Arrivals is a simple list of where your foursquare friends currently are. It is intended to be displayed on a spare second screen such as a tablet or phone without intrusively drawing attention.
Arrivals is based on a concept by Toby Barnes. Where’s Dad is a small glanceable display built for Toby’s son for use on a spare old iPhone. Whilst Toby is travelling his son asks him during phone calls where he currently is. This display constantly shows his current location, city and country based on his foursquare checkins. A simple piece of situated software with an user base of one person. See Toby’s blog for more details of his thinking behind it.
Arrivals is a generalised version of this, using the same style but showing your friends locations instead.
There are many different ways to use foursquare. I check-in mainly to keep a personal log of where I’ve been. I rarely use it to view where my friends are. I find the iPhone push notifications too intrusive whilst I only launch the app to check in.
This leaves my usage unbalanced, friends are broadcasting but I’m not listening. I’m more likely to notice a friend is nearby from twitter or instagram than from foursquare.
Arrivals fixes this by making a screen unobtrusive enough to be left open. The screen only updates when a location changes. The animated flicker in the corner of the eye draws the attention but does not interrupt. As a result it gives a constant awareness of location and daily rhythms, with a cascade of checkins at lunchtime and after work.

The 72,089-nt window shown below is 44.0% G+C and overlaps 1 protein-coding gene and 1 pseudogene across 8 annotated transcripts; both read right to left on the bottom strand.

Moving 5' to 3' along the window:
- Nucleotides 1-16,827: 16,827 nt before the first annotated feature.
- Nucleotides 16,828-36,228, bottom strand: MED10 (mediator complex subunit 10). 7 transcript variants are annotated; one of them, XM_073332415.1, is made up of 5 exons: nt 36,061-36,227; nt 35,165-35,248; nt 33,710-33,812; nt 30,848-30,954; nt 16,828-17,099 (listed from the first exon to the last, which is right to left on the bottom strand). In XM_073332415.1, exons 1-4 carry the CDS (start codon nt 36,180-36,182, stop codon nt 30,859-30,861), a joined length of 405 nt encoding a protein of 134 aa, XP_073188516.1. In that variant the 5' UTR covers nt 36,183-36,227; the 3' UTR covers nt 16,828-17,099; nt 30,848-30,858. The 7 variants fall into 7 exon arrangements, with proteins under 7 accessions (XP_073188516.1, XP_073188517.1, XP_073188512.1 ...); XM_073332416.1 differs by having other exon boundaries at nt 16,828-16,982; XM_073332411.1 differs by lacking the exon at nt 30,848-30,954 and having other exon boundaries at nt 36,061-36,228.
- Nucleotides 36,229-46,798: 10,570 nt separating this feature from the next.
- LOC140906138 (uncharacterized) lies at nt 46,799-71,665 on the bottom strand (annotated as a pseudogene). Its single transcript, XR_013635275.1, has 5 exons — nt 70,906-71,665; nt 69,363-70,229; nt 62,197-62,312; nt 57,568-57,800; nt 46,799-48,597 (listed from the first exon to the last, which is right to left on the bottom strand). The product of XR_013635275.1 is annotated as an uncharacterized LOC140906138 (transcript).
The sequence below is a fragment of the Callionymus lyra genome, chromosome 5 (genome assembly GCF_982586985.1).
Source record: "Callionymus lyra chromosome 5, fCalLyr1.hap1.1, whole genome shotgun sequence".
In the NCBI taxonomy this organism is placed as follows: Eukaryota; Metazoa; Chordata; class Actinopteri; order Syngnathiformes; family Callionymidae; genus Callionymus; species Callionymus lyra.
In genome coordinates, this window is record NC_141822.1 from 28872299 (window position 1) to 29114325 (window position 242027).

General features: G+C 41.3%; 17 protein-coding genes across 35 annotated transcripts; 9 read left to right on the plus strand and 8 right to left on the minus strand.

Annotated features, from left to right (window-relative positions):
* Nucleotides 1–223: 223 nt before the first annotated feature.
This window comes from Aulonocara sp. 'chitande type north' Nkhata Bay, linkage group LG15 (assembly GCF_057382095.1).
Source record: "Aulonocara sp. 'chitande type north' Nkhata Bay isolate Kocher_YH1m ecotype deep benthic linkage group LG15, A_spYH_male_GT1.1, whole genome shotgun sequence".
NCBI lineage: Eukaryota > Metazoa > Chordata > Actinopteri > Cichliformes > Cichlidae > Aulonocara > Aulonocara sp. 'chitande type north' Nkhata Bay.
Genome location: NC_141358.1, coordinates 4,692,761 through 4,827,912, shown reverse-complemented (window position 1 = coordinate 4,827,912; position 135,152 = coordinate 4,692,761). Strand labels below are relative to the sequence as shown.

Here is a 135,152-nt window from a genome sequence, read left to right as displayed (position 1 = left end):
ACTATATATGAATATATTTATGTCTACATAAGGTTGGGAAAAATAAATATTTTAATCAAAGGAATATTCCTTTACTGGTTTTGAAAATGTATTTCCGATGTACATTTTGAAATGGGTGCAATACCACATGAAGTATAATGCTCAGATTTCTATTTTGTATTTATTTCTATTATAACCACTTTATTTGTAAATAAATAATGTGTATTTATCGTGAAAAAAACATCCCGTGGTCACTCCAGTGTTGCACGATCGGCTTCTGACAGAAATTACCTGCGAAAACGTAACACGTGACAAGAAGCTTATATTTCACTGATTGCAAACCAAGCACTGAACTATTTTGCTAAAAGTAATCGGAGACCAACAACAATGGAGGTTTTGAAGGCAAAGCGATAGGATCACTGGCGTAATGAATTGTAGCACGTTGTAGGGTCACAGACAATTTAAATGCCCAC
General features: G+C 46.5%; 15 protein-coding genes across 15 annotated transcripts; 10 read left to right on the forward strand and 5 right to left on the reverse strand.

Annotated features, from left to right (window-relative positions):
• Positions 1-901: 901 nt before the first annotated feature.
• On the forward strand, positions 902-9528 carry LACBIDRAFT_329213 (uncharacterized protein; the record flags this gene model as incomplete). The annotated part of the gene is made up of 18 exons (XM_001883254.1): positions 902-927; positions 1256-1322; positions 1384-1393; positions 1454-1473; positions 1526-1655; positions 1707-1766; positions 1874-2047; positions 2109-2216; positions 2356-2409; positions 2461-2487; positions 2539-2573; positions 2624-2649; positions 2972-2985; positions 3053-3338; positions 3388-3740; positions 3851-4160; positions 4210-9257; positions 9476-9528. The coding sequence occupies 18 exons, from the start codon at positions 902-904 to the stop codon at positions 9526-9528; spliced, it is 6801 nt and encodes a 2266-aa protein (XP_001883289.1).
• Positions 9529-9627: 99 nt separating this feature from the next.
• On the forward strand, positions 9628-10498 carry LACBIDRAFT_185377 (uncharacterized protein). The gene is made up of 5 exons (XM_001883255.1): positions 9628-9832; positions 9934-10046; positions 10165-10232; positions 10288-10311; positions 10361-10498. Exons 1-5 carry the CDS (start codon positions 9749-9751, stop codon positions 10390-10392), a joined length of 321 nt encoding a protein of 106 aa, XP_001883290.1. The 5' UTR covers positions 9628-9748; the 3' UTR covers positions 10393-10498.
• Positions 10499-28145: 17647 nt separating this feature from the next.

One difficulty in creating Arrivals is the balance between a public display on a second screen visible to all showing information that is private and only intended for foursquare friends.
I’ve tried to solve this by showing the minimum amount of information on the screen. No timestamp, no city or country of venue and no name of the person checking in. To view any of this information one must use the foursquare website or mobile app. As a compromise the profile picture of the person checking in is shown on the display, as otherwise one needs to open foursquare far too frequently just to see who is where. The lack of a timestamp allows deniability in the case of recognition.
Animation is provided using CSS3 transforms and only happens when a location changes. An unintended effect of this is that some new users sit and intently watch the Arrivals display waiting for a checkin as they wish to see the flip animation.
The hardest part of designing a glanceable is restraint. It’s technically very easy to add extra information and features to the display. Adding the airport code of the nearest city to a checkin, colour coding the text with the Dopplr city colour, clicking a checking to flip it over and show details. Each feature addition would detract from the purpose, to do less than the existing sites & apps.
Perhaps next time I should make a physical display device instead. It’s easier to resist scope creep in atoms than in bits.